During a week when President Donald Trump should have been beating his chest nonstop to celebrate the strong U.S. economy, he instead chose to flog his enemies, dead and alive, on Twitter and on camera.
On Wednesday, Trump bashed the late Sen. John McCain, a war hero and Vietnam POW, in front of Ohio supporters who did not appear to see the dead man bashing as just clean fun. “I never liked him much,” Trump offered, flaunting his conviction that people actually care whom he does and does not like.
On the same day, he dismissed George Conway, the lawyer husband of key adviser Kellyanne Conway, and referred to him as “Mr. Kellyanne” — like that’s a bad thing.
Conway has not been blameless in the exchanges. On Twitter, Conway has questioned the mental health of his wife’s boss. Other Conway tweets have framed Trump as “beneath contempt,” and a habitual liar “who disgraces his office, and all around him, especially those who shamelessly defend him.”
Rather than back off to give the Conway family a respite, Trump and company have responded with the claim that George Conway is jealous of his wife’s high profile in the West Wing.
Conway is a sad example of the reality of Trump world. In order to hit Trump where he lives, you have to become Trump and embrace his superhuman ability to never let go of a grudge, even after you’ve won. Your need to feed your resentment must be so strong that, like Trump, you don’t care whom you hurt, including your spouse and valued colleagues.
George Conway shows what happens to Trump haters as they morph into Trump imitators — to fight in Trump’s ring, you risk a Pyrrhic victory of the soul.
Meanwhile, in the East Room Thursday afternoon, Trump held an event to promote free speech on campus. I doubt that the executive order he signed will make much of a difference substantively, but the symbolism was undeniable. An American president put academia on notice that administrators have to accommodate the free speech rights of conservative students and end the far-left’s near monopoly on political discourse on campus — or face consequences.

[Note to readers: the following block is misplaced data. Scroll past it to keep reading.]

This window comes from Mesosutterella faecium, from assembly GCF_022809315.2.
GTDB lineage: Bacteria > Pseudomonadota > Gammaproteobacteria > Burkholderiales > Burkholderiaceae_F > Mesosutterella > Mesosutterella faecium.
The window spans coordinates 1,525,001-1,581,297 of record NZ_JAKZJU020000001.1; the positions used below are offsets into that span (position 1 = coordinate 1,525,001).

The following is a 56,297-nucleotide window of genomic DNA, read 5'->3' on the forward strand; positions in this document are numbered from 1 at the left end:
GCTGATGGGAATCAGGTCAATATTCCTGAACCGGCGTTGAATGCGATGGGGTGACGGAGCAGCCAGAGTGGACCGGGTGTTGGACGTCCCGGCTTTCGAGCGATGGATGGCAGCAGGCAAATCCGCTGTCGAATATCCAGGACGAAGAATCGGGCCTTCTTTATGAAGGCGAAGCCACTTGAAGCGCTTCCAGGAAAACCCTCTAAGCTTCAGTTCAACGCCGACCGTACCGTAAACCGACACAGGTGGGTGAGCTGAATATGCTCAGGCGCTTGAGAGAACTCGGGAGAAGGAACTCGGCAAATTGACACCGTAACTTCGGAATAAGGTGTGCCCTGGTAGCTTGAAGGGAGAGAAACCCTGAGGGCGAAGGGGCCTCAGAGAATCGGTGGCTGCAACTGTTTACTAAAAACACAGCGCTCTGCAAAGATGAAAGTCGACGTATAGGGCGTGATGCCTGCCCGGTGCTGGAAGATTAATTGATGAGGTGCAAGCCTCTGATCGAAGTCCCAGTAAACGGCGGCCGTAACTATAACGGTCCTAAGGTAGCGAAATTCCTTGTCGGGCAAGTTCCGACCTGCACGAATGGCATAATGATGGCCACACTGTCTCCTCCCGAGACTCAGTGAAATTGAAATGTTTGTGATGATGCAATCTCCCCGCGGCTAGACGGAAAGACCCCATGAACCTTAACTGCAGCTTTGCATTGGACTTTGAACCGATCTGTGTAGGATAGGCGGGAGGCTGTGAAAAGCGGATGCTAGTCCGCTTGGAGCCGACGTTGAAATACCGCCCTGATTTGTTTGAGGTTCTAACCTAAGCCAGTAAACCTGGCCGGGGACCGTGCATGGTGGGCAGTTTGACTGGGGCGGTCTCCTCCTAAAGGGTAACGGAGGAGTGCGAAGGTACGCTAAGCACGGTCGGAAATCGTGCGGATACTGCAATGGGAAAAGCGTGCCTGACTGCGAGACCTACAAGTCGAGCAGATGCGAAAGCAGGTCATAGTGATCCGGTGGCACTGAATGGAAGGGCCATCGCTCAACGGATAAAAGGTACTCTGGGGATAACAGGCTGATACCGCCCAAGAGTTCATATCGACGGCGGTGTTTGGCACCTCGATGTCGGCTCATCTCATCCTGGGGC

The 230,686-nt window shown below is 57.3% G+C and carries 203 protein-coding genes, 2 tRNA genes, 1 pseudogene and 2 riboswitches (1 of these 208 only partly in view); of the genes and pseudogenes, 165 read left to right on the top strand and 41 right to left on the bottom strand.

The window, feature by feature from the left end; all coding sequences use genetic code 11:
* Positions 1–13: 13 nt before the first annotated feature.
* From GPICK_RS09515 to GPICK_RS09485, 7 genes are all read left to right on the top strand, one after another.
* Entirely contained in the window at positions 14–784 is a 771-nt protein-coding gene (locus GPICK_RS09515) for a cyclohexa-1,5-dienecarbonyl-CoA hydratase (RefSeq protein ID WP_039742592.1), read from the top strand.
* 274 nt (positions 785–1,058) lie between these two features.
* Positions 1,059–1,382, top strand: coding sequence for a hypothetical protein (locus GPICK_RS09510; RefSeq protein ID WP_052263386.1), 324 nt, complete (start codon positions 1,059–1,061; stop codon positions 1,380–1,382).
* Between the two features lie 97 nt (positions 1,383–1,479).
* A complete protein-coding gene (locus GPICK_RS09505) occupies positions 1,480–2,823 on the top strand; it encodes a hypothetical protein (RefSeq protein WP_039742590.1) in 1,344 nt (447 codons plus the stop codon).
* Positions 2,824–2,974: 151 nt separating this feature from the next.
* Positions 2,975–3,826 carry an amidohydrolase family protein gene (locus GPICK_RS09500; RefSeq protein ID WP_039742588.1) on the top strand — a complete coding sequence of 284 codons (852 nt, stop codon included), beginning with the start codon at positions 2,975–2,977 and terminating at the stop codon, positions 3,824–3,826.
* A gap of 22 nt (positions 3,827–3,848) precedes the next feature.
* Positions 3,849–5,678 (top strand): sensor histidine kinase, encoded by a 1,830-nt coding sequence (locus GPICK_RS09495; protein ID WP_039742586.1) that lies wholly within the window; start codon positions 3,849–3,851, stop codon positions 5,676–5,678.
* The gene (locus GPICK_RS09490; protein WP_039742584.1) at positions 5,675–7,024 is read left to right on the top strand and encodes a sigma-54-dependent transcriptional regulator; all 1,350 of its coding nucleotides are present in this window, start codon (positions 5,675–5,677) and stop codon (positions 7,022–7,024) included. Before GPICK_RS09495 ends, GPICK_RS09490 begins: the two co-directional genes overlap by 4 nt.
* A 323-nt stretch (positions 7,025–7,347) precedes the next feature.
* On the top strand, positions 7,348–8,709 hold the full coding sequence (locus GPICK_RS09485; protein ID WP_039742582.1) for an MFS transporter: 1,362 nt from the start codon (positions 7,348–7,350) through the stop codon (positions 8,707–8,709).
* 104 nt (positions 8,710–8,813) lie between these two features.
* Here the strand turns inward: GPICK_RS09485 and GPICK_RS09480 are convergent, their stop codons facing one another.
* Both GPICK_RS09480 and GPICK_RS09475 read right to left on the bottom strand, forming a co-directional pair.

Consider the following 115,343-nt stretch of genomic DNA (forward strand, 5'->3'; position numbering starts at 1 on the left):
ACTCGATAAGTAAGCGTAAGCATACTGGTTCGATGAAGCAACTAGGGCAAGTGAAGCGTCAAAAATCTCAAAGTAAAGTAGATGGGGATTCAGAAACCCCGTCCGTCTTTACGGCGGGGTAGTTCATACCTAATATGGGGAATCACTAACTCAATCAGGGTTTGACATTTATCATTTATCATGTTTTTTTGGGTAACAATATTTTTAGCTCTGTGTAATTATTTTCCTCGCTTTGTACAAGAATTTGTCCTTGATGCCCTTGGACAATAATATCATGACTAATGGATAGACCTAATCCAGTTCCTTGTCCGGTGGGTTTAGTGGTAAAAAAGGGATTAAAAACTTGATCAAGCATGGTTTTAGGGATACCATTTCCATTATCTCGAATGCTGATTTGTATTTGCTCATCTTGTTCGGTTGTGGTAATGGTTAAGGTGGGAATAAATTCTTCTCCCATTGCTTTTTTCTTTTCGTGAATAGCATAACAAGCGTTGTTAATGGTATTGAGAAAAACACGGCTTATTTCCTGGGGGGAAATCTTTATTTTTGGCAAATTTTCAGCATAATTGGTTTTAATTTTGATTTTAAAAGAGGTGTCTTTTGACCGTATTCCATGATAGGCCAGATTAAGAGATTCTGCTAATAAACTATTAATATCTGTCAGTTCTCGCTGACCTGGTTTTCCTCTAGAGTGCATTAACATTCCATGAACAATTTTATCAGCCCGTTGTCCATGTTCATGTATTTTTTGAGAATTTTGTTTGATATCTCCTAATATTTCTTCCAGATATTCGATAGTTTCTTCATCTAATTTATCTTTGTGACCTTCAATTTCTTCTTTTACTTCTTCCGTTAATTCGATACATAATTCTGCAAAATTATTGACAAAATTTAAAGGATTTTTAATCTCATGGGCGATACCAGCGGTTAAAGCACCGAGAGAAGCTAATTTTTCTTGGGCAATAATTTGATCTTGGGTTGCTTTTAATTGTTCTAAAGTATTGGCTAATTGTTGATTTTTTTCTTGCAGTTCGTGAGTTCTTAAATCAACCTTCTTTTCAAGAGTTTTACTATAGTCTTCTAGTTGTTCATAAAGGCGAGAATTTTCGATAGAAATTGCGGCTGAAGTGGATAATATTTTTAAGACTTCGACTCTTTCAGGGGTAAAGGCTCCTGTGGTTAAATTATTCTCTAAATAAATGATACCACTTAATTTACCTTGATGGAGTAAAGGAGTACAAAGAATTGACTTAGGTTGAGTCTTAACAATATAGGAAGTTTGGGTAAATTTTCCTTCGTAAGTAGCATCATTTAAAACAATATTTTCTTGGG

To be in the room was to see Trump at his best — letting institutions understand that they are accountable to
forces outside their cocktail circuit and assuring everyday Americans that they have a seat at his table. He mostly stuck to the script on the teleprompter.
Another plus: The event was not all about Trump.
That version of Trump is the reason many conservative voters stand behind the president.
Voters also have the advantage of not being elected Republican officials who not only have to defend Trump, but also must support his policies even if they don’t like them and even though they know that Trump could prod them to walk a plank which Trump himself might pull out from under them at any moment.
That’s what happened in December — resulting in the longest government shutdown in history — after Trump walked away from a budget deal his team had signaled he would support.
Look at Trump’s ginned up national emergency. Yes, there is a crisis at the border, but a more focused White
House would have found a smarter way to fund border security without walking Congress to the breach. This time, 12
Republicans voted against the scheme.
According to news reports, some GOP senators approached Trump about cutting a deal to check an arguable act of executive overreach and help them save face. But Trump isn’t interested in helping his allies save face.
Trump’s my-way-or-the-highway posture worked in the GOP primary and his first two years in office. The Trump base loves Trump for it, and they love how well his stubborn posture has brought others to their knees. It’s like tonic for a GOP voter base that has seen countless conservatives cave rather than argue.
Over time, Trump’s knee-jerk counterpunching seems like the flip side of that coin. Voters too often see a man who can’t stop jutting his jaw and can’t exercise simple acts of kindness to protect those around him. His autopilot is on rant, and it’s getting old. President Trump has turned his bully pulpit into a bully pit.